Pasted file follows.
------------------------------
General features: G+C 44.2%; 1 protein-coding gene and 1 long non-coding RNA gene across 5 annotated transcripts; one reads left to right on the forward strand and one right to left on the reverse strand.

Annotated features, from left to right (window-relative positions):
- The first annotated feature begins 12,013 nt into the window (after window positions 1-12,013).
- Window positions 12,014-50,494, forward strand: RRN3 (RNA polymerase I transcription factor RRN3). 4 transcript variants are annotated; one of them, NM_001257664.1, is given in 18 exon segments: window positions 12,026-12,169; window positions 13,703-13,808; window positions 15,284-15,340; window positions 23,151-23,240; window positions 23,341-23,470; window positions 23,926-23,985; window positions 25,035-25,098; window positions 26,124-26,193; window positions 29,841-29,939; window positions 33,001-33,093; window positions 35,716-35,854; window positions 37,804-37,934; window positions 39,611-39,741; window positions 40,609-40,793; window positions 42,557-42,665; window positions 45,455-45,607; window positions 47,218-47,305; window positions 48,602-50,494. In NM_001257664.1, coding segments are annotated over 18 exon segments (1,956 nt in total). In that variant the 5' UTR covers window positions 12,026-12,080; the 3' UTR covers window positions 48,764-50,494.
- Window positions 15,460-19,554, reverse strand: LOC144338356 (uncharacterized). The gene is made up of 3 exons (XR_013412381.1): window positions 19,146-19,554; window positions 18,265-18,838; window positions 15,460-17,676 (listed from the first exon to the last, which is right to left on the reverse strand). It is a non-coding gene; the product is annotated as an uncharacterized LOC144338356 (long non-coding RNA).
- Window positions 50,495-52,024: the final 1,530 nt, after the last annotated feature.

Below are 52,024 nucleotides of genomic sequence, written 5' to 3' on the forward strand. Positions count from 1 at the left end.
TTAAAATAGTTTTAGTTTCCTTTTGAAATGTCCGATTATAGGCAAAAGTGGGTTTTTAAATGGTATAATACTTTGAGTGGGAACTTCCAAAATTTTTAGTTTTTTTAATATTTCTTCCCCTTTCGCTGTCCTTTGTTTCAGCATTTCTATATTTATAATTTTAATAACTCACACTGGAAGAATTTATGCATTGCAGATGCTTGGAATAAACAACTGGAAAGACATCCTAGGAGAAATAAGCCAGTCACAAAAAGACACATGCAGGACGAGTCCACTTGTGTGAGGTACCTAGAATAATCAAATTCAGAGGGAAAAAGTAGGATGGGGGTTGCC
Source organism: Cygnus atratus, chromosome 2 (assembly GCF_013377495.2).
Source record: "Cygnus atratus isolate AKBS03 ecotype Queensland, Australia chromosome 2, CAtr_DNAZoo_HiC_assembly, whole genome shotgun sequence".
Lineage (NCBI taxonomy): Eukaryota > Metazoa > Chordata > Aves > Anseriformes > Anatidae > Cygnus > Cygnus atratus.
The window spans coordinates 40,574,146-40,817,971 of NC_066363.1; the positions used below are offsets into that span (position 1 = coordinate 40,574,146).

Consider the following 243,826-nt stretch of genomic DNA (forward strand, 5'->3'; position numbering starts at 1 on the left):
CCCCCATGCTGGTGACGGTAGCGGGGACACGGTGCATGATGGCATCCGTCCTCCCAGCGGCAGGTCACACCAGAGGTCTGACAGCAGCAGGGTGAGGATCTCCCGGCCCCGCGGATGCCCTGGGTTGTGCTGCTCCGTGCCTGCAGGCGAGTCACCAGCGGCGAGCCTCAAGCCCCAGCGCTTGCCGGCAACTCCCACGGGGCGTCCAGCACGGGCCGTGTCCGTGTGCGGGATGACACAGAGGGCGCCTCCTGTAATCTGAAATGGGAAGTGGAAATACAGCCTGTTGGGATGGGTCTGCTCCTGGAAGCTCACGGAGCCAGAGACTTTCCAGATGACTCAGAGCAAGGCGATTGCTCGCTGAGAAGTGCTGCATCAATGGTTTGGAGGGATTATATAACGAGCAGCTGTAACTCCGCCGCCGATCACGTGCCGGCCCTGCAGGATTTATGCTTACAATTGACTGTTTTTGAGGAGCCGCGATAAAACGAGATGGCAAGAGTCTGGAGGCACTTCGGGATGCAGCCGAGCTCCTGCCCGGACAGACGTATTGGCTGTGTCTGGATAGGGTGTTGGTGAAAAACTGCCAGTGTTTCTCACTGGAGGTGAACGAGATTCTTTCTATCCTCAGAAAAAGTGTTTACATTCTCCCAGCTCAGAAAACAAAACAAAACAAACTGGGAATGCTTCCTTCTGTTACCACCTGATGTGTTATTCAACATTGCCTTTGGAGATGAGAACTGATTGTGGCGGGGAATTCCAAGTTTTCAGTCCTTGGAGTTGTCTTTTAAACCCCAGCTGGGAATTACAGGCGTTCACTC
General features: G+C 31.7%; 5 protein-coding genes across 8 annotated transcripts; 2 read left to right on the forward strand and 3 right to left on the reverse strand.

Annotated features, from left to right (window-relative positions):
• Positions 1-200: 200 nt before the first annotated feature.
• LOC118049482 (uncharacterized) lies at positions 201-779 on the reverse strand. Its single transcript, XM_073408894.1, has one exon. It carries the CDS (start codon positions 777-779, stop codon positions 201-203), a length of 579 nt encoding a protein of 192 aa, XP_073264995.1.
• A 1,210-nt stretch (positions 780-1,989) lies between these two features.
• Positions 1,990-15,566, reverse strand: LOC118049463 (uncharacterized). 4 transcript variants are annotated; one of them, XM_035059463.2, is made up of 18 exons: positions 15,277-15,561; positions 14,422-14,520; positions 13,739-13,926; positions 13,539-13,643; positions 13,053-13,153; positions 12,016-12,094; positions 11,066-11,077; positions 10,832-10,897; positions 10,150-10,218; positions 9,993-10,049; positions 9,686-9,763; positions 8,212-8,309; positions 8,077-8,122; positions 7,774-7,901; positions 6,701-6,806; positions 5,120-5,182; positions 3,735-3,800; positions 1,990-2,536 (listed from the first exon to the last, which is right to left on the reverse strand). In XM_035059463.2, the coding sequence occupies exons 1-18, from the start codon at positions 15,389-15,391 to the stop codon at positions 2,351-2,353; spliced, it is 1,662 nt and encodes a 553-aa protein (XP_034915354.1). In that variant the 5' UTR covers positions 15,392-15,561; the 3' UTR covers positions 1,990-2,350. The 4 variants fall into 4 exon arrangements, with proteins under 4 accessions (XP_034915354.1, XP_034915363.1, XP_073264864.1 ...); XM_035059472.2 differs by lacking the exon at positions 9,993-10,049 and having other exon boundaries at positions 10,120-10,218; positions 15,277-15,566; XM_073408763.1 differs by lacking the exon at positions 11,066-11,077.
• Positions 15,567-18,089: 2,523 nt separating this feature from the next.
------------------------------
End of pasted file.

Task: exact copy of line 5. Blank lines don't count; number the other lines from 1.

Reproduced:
- Window positions 15,460-19,554, reverse strand: LOC144338356 (uncharacterized). The gene is made up of 3 exons (XR_013412381.1): window positions 19,146-19,554; window positions 18,265-18,838; window positions 15,460-17,676 (listed from the first exon to the last, which is right to left on the reverse strand). It is a non-coding gene; the product is annotated as an uncharacterized LOC144338356 (long non-coding RNA).